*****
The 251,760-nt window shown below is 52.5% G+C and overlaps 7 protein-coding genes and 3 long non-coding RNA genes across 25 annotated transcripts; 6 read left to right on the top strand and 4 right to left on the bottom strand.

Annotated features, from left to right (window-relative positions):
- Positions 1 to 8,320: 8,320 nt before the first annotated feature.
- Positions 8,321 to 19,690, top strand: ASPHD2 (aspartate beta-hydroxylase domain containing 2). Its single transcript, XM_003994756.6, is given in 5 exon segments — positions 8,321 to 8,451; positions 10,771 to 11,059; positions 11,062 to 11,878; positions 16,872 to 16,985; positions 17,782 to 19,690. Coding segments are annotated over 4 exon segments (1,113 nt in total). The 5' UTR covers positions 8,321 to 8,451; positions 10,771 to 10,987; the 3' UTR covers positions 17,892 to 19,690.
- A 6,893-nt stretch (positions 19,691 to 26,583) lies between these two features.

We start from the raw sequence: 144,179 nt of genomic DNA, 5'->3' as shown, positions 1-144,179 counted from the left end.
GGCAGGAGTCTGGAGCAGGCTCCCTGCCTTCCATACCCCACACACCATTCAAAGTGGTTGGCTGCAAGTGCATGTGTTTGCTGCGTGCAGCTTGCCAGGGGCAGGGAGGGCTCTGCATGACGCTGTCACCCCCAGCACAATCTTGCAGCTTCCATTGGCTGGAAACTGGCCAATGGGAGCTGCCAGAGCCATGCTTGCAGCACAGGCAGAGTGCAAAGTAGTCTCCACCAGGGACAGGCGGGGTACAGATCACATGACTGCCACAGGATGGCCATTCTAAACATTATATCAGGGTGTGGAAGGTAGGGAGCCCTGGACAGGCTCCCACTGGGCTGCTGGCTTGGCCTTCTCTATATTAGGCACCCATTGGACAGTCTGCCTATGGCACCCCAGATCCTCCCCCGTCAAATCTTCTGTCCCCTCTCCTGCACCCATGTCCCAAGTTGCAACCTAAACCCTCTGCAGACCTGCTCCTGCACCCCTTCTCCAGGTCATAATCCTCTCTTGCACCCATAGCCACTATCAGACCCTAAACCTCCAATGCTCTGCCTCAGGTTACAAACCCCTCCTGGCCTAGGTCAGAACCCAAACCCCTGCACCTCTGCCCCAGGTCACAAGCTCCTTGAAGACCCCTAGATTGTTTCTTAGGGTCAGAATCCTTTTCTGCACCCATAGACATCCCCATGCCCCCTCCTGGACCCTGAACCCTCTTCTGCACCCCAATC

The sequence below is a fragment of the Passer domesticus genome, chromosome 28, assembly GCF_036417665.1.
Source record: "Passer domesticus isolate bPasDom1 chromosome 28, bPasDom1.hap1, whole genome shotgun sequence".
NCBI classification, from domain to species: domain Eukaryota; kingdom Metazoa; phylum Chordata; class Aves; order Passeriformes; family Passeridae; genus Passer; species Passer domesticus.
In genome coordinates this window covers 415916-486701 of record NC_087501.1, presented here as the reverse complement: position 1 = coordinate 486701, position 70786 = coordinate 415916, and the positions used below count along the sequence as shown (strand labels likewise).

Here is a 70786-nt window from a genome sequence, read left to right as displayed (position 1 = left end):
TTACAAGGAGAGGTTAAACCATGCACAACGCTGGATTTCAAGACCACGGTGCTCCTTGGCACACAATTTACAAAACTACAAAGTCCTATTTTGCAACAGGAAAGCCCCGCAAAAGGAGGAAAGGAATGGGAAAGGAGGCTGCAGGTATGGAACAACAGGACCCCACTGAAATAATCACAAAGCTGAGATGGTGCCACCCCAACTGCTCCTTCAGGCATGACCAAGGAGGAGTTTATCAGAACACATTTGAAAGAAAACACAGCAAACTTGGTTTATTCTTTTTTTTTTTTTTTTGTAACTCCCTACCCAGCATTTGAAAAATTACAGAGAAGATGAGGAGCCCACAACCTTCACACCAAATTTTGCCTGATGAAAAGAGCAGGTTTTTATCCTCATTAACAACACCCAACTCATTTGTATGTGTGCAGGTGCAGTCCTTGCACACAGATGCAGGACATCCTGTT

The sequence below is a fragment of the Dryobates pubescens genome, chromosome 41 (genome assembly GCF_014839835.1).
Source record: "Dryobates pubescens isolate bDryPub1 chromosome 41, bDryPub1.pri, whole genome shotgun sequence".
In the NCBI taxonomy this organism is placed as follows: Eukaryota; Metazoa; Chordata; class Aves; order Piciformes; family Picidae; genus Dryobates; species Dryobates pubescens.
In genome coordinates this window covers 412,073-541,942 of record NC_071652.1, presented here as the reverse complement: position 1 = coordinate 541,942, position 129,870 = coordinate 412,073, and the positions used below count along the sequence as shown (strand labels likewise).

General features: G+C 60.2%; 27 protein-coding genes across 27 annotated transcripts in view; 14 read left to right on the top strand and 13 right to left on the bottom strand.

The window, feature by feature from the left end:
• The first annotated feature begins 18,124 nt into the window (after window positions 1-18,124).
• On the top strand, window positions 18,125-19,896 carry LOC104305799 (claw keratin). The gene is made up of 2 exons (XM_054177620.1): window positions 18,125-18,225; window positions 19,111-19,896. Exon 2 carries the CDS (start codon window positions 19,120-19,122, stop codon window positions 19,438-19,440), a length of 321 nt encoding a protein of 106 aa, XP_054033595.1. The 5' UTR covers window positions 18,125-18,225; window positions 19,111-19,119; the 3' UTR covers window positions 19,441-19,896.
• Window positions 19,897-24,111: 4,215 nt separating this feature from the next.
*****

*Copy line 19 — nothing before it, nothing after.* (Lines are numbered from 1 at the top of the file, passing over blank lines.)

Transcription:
The window, feature by feature from the left end: